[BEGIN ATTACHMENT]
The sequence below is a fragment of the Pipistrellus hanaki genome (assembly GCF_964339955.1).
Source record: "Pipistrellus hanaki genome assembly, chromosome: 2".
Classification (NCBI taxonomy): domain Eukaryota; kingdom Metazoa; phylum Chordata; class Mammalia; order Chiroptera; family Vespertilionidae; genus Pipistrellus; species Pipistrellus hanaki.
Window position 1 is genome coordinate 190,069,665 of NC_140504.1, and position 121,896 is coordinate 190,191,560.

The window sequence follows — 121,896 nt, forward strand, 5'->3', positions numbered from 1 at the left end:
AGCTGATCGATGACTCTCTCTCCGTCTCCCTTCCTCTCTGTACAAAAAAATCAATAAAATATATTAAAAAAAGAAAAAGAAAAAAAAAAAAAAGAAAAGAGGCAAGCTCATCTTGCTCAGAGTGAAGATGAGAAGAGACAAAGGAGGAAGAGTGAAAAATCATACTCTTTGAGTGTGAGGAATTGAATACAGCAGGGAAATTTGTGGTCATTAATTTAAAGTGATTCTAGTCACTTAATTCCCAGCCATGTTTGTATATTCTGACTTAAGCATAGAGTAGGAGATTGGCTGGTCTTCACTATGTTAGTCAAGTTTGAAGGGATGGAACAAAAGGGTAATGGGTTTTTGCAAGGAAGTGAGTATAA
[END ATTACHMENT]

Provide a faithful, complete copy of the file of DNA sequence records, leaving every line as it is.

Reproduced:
The sequence below is a fragment of the Pipistrellus hanaki genome (assembly GCF_964339955.1).
Source record: "Pipistrellus hanaki genome assembly, chromosome: 2".
Classification (NCBI taxonomy): domain Eukaryota; kingdom Metazoa; phylum Chordata; class Mammalia; order Chiroptera; family Vespertilionidae; genus Pipistrellus; species Pipistrellus hanaki.
Window position 1 is genome coordinate 190,069,665 of NC_140504.1, and position 121,896 is coordinate 190,191,560.

The window sequence follows — 121,896 nt, forward strand, 5'->3', positions numbered from 1 at the left end:
AGCTGATCGATGACTCTCTCTCCGTCTCCCTTCCTCTCTGTACAAAAAAATCAATAAAATATATTAAAAAAAGAAAAAGAAAAAAAAAAAAAAGAAAAGAGGCAAGCTCATCTTGCTCAGAGTGAAGATGAGAAGAGACAAAGGAGGAAGAGTGAAAAATCATACTCTTTGAGTGTGAGGAATTGAATACAGCAGGGAAATTTGTGGTCATTAATTTAAAGTGATTCTAGTCACTTAATTCCCAGCCATGTTTGTATATTCTGACTTAAGCATAGAGTAGGAGATTGGCTGGTCTTCACTATGTTAGTCAAGTTTGAAGGGATGGAACAAAAGGGTAATGGGTTTTTGCAAGGAAGTGAGTATAA